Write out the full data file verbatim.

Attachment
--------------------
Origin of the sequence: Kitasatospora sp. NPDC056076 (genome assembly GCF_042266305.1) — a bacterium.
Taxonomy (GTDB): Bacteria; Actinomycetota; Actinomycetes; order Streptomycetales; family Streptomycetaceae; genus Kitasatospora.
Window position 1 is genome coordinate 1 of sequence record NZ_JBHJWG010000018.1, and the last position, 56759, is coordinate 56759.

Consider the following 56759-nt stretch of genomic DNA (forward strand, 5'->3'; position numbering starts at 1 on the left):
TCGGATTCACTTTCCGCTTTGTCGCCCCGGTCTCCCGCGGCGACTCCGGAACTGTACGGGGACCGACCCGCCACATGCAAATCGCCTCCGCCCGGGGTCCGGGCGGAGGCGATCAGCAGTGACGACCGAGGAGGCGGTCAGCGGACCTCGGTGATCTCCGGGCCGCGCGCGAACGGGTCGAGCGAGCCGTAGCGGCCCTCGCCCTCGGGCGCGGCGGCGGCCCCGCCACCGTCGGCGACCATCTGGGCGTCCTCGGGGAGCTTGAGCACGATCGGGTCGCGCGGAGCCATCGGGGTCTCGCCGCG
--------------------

Origin of the sequence: Kitasatospora sp. NPDC056076 (genome assembly GCF_042266305.1) — a bacterium.
Taxonomy (GTDB): Bacteria; Actinomycetota; Actinomycetes; order Streptomycetales; family Streptomycetaceae; genus Kitasatospora.
Window position 1 is genome coordinate 1 of sequence record NZ_JBHJWG010000018.1, and the last position, 56759, is coordinate 56759.

Consider the following 56759-nt stretch of genomic DNA (forward strand, 5'->3'; position numbering starts at 1 on the left):
TCGGATTCACTTTCCGCTTTGTCGCCCCGGTCTCCCGCGGCGACTCCGGAACTGTACGGGGACCGACCCGCCACATGCAAATCGCCTCCGCCCGGGGTCCGGGCGGAGGCGATCAGCAGTGACGACCGAGGAGGCGGTCAGCGGACCTCGGTGATCTCCGGGCCGCGCGCGAACGGGTCGAGCGAGCCGTAGCGGCCCTCGCCCTCGGGCGCGGCGGCGGCCCCGCCACCGTCGGCGACCATCTGGGCGTCCTCGGGGAGCTTGAGCACGATCGGGTCGCGCGGAGCCATCGGGGTCTCGCCGCG